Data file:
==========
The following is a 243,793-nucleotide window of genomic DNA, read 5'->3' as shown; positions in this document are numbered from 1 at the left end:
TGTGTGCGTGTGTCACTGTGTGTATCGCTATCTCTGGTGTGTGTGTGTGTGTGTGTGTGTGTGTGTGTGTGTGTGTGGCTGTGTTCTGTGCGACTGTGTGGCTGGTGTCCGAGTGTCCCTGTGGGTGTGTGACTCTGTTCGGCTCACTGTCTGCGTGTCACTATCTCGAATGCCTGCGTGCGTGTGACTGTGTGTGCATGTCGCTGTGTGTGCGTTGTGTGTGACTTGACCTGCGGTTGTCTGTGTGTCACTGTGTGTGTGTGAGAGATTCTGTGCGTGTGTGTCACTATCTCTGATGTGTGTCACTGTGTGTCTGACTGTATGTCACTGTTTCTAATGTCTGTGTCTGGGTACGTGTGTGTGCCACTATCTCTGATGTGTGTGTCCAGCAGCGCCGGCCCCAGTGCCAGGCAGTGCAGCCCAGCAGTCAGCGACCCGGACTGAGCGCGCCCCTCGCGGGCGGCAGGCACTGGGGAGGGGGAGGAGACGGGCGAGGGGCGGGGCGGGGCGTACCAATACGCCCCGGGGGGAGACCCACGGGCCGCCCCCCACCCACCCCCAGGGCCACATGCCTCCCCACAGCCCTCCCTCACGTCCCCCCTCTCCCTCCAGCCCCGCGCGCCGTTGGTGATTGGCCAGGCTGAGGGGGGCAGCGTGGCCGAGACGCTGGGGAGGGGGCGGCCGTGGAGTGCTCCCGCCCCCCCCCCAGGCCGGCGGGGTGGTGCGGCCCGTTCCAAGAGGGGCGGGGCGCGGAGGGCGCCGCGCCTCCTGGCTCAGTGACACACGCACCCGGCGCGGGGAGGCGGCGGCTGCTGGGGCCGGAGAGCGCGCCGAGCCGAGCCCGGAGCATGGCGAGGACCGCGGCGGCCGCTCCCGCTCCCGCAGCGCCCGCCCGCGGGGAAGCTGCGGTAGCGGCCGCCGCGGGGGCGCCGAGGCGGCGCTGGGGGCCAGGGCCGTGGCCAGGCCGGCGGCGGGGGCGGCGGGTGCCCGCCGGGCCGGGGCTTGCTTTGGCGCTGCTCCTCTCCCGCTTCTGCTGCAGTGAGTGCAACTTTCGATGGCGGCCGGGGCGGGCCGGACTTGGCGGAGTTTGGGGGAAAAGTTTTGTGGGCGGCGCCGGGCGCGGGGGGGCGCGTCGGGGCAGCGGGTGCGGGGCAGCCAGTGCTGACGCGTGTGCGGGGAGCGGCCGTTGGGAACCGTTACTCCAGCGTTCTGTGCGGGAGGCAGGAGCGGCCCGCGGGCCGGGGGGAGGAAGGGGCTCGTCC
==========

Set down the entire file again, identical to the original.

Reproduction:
The following is a 243,793-nucleotide window of genomic DNA, read 5'->3' as shown; positions in this document are numbered from 1 at the left end:
TGTGTGCGTGTGTCACTGTGTGTATCGCTATCTCTGGTGTGTGTGTGTGTGTGTGTGTGTGTGTGTGTGTGTGTGTGGCTGTGTTCTGTGCGACTGTGTGGCTGGTGTCCGAGTGTCCCTGTGGGTGTGTGACTCTGTTCGGCTCACTGTCTGCGTGTCACTATCTCGAATGCCTGCGTGCGTGTGACTGTGTGTGCATGTCGCTGTGTGTGCGTTGTGTGTGACTTGACCTGCGGTTGTCTGTGTGTCACTGTGTGTGTGTGAGAGATTCTGTGCGTGTGTGTCACTATCTCTGATGTGTGTCACTGTGTGTCTGACTGTATGTCACTGTTTCTAATGTCTGTGTCTGGGTACGTGTGTGTGCCACTATCTCTGATGTGTGTGTCCAGCAGCGCCGGCCCCAGTGCCAGGCAGTGCAGCCCAGCAGTCAGCGACCCGGACTGAGCGCGCCCCTCGCGGGCGGCAGGCACTGGGGAGGGGGAGGAGACGGGCGAGGGGCGGGGCGGGGCGTACCAATACGCCCCGGGGGGAGACCCACGGGCCGCCCCCCACCCACCCCCAGGGCCACATGCCTCCCCACAGCCCTCCCTCACGTCCCCCCTCTCCCTCCAGCCCCGCGCGCCGTTGGTGATTGGCCAGGCTGAGGGGGGCAGCGTGGCCGAGACGCTGGGGAGGGGGCGGCCGTGGAGTGCTCCCGCCCCCCCCCCAGGCCGGCGGGGTGGTGCGGCCCGTTCCAAGAGGGGCGGGGCGCGGAGGGCGCCGCGCCTCCTGGCTCAGTGACACACGCACCCGGCGCGGGGAGGCGGCGGCTGCTGGGGCCGGAGAGCGCGCCGAGCCGAGCCCGGAGCATGGCGAGGACCGCGGCGGCCGCTCCCGCTCCCGCAGCGCCCGCCCGCGGGGAAGCTGCGGTAGCGGCCGCCGCGGGGGCGCCGAGGCGGCGCTGGGGGCCAGGGCCGTGGCCAGGCCGGCGGCGGGGGCGGCGGGTGCCCGCCGGGCCGGGGCTTGCTTTGGCGCTGCTCCTCTCCCGCTTCTGCTGCAGTGAGTGCAACTTTCGATGGCGGCCGGGGCGGGCCGGACTTGGCGGAGTTTGGGGGAAAAGTTTTGTGGGCGGCGCCGGGCGCGGGGGGGCGCGTCGGGGCAGCGGGTGCGGGGCAGCCAGTGCTGACGCGTGTGCGGGGAGCGGCCGTTGGGAACCGTTACTCCAGCGTTCTGTGCGGGAGGCAGGAGCGGCCCGCGGGCCGGGGGGAGGAAGGGGCTCGTCC